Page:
Extending Asset Life

Preventive O&M strategies to ensure reliable supply

Substations and switchgear, the key elements in power systems, are critical components of an asset portfolio. Beyond the financial value, they play an even greater role in the overall business performance. Well-planned electrical substation and switchgear maintenance ensures reliable supply and reduction in failures. A major failure can result in significant time and cost overruns. Therefore, it is important to take optimised maintenance and replacement decisions by moving from reactive to proactive maintenance, reducing unplanned downtime and minimising costs to extend asset life. As the electrical grid grows in complexity, finding the right O&M strategy for substation assets is becoming ever more important.

O&M strategies

Over the years, a variety of maintenance strategies have been developed, based on utility preference, to maintain principal assets. In time-based maintenance (TBM), there is periodic maintenance according to the manufacturer’s generic maintenance schedule. This may include the provision of spare parts and consumables, and the replacement of worn-out components or systems during service life. In this type of strategy, preventive maintenance will be carried out at predefined intervals based on the experience of usage. Another strategy could be condition-based maintenance (CBM). In this, maintenance planning is designed according to the condition of the equipment. Condition-based monitoring of substation assets can be undertaken through a combination of intelligent electronic devices (IEDs), smart sensors, fully secure communications/open protocols and “intelligent” head end, which is a user-friendly software. A prerequisite is a detailed condition evaluation of the installed equipment. The real actual equipment condition is continuously assessed by the online detection of significant working device parameters and their automatic comparison with average values and performance. Maintenance is carried out when certain indicators give the signal that the equipment is deteriorating and the failure probability is increasing. This strategy, in the long term, helps in drastically reducing the costs associated with maintenance, thereby minimising the occurrence of serious faults and optimising the available economic resources management. Reliability-centred maintenance is another way that can be considered. Substation reliability modelling enables customers to understand the risk associated with each of its components. A reliability-centred maintenance is based on optimising maintenance investment by limiting the execution of unnecessary tasks while focusing on substation components representing a higher risk. This evaluation includes “failure mode and effect analysis” to determine the best maintenance strategy to maintain reliability. The life cycle cost-based evaluation of this strategy has to be derived from CBM analysis.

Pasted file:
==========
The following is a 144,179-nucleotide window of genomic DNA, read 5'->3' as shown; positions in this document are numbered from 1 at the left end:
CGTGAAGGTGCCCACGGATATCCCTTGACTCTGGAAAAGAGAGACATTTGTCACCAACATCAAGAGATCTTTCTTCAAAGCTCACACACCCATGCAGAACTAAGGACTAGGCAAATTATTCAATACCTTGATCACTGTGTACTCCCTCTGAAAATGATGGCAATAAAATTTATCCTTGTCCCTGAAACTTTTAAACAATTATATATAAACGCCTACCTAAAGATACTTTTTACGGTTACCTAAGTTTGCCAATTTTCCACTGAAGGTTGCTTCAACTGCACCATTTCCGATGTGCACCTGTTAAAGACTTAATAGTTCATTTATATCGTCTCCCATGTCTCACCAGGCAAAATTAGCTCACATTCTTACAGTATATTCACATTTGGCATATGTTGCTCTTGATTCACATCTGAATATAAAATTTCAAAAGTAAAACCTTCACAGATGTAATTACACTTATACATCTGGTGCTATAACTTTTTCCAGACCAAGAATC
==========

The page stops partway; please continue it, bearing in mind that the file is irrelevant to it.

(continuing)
GIS Monitoring

The health of GIS equipment can be supervised in several ways and for different purposes or needs. Many of these techniques are not unique to GIS equipment and can also be found on other switchgear and breaker elements. The most frequent monitoring arrangement is typically gas monitoring. Gas monitoring is primarily used to make sure that sufficient quantity of sulphur hexafluoride (SF6) gas is provided to meet the equipment’s requirements. This typically involves some form of gas density monitoring. Nevertheless, gas density measurements have limitations. However, more accurate tracking of SF6 loss is only possible if SF6 quantified values of density are recorded at defined intervals with online intelligent gas monitoring systems, which are now being offered by technology providers. An online SF6 system typically comprises a gas density sensor, data capture and processing platform, as well as graphical user interface software. In recent times, partial discharge monitoring has earned interest as it promises to have the possibility to warn of developing insulation problems in GIS installations. Since GIS needs to be partial discharge-free, any detection of it above a minimum threshold is construed to be a developing problem. Online partial discharge monitor servers collect and analyse data from the sensor nodes. Expert system software automatically converts evidence of partial discharge activity into graphs and management reports, showing its location, type and severity. GIS installation that includes switchgear elements such as circuit breakers may also use some form of circuit breaker monitoring. A number of extra circuit breaker monitors are readily available but these are not specifically used for GIS breakers. These elements range from simple add-on devices to advanced systems completely integrated into SCADA with web-based user interfaces.

Conclusion

One of the dominant components of operating costs is maintenance and associated costs. The decisive parameters have to be identified along with their influence on the overall cost. Each device requires different strategies. Implementing the right action at the right time will define different electrical substation maintenance procedures, whether time, condition or reliability based. All of them must be supported using suitable testing tools. Ultimately, getting into an annual inspection routine can potentially avert expenditure on new equipment installation or repair. Simple maintenance measures can extend the equipment life by reducing the likelihood of malfunctioning.

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